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Dismissed teachers protest in Kingstown on Aug. 18, 2022.
Dismissed teachers protest in Kingstown on Aug. 18, 2022.
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When the government instituted the vaccine mandate law last year, it said that certain unvaccinated public sector workers could not turn up to work.

Even if they attended work, they were considered absent without leave. And, after 10 days, these people were considered to have abandoned their jobs — even if they had attended work for those 10 days.

And, that is an issue at the heart of the lawsuit brought against the government in connection with the dismissal of workers as a result of the vaccine mandate.

On Wednesday, as the trial opened before High Court judge, Justice Esco Henry, lead counsel for the claimant, Cara Shillingford-Marsh argued that regulation 8(1) and 8(2) of statutory rule & order (SR&O) 28 of 2021 (the vaccine mandate law) were illegal insofar as they purport to declare the circumstances in which an employee must be treated as absent from duty without leave, and to have abandoned his or her job.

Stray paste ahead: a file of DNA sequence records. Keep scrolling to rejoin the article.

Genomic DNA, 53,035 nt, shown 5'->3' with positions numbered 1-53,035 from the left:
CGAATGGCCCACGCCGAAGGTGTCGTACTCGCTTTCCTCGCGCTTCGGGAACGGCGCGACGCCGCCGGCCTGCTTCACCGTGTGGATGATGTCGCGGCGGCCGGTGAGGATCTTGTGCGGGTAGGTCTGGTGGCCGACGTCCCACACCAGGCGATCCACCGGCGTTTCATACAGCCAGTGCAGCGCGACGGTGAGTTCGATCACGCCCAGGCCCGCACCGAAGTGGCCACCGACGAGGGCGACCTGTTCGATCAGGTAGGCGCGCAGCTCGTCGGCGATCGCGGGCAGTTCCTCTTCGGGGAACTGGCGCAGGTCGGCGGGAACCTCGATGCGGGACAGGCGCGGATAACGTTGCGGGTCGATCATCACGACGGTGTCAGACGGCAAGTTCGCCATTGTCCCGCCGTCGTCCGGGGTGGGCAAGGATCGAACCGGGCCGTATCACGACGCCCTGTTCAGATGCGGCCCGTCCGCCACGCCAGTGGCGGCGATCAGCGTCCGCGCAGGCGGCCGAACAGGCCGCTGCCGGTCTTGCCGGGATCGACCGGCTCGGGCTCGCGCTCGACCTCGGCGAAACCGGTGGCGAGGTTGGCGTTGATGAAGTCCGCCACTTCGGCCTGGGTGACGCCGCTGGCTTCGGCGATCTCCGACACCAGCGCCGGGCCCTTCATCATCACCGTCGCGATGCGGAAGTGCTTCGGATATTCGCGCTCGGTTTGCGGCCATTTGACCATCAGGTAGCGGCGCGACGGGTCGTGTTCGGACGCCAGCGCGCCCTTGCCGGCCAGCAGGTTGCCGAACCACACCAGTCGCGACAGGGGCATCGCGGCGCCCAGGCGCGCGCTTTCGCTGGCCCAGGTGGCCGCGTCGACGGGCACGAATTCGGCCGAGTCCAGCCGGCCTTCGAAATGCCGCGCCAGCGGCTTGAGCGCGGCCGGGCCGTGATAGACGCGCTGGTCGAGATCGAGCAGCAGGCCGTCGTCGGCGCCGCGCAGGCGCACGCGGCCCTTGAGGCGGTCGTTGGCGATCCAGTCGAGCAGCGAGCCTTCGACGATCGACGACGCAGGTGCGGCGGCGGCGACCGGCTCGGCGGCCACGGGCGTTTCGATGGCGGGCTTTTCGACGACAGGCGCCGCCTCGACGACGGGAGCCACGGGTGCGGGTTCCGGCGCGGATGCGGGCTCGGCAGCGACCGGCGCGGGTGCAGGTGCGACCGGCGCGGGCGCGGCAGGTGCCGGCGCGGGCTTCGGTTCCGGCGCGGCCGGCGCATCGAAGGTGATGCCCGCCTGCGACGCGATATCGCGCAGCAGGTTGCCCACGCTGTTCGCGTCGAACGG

Shillingford-Marsh argued that the natural and ordinary meaning of “abandonment” is that the individual must have acted voluntarily.

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“The individual must have voluntarily left his or her position,” she said.

However, Senior Counsel Anthony Astaphan, the head of the legal team for the respondents (the government), citing a case from the Privy Council, argued that someone can abandon their job even when present.

Cara Shillingford-Marsh said the findings in the St. Lucian case of Huggins Neal Nicholas v. the Attorney General and the Teaching Service Commission are similar to the vaccine mandate case.

In the case of Nicholas, the appellant was suspended from duties and, as a result of that suspension, could not perform his duties as a teacher.

“In this case, the appellants were prohibited from entering the workplace because of regulation five, which prevented unvaccinated persons from entering the workplace,” Shillingford-Marsh.

She said that her clients did not abandon their jobs.